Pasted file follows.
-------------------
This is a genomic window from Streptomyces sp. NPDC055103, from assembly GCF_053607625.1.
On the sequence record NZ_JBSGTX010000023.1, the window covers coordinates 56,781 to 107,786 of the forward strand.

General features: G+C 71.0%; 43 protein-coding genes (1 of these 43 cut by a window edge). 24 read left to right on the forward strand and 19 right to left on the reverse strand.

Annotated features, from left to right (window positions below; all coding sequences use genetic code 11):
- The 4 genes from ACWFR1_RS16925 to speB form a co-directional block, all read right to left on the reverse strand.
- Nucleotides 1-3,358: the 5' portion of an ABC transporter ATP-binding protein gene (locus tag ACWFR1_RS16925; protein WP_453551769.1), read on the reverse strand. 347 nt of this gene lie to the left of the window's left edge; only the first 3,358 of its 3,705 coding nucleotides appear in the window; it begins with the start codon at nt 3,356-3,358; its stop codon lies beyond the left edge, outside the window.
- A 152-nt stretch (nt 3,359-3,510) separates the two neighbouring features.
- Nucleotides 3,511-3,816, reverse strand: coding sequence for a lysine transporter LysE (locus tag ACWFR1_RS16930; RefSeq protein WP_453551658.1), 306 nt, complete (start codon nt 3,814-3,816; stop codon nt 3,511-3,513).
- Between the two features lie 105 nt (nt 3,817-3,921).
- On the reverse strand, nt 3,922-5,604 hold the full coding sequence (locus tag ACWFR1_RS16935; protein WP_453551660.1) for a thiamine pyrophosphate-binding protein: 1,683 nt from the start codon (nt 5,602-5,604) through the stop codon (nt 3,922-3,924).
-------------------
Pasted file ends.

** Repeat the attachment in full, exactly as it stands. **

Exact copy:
This is a genomic window from Streptomyces sp. NPDC055103, from assembly GCF_053607625.1.
On the sequence record NZ_JBSGTX010000023.1, the window covers coordinates 56,781 to 107,786 of the forward strand.

General features: G+C 71.0%; 43 protein-coding genes (1 of these 43 cut by a window edge). 24 read left to right on the forward strand and 19 right to left on the reverse strand.

Annotated features, from left to right (window positions below; all coding sequences use genetic code 11):
- The 4 genes from ACWFR1_RS16925 to speB form a co-directional block, all read right to left on the reverse strand.
- Nucleotides 1-3,358: the 5' portion of an ABC transporter ATP-binding protein gene (locus tag ACWFR1_RS16925; protein WP_453551769.1), read on the reverse strand. 347 nt of this gene lie to the left of the window's left edge; only the first 3,358 of its 3,705 coding nucleotides appear in the window; it begins with the start codon at nt 3,356-3,358; its stop codon lies beyond the left edge, outside the window.
- A 152-nt stretch (nt 3,359-3,510) separates the two neighbouring features.
- Nucleotides 3,511-3,816, reverse strand: coding sequence for a lysine transporter LysE (locus tag ACWFR1_RS16930; RefSeq protein WP_453551658.1), 306 nt, complete (start codon nt 3,814-3,816; stop codon nt 3,511-3,513).
- Between the two features lie 105 nt (nt 3,817-3,921).
- On the reverse strand, nt 3,922-5,604 hold the full coding sequence (locus tag ACWFR1_RS16935; protein WP_453551660.1) for a thiamine pyrophosphate-binding protein: 1,683 nt from the start codon (nt 5,602-5,604) through the stop codon (nt 3,922-3,924).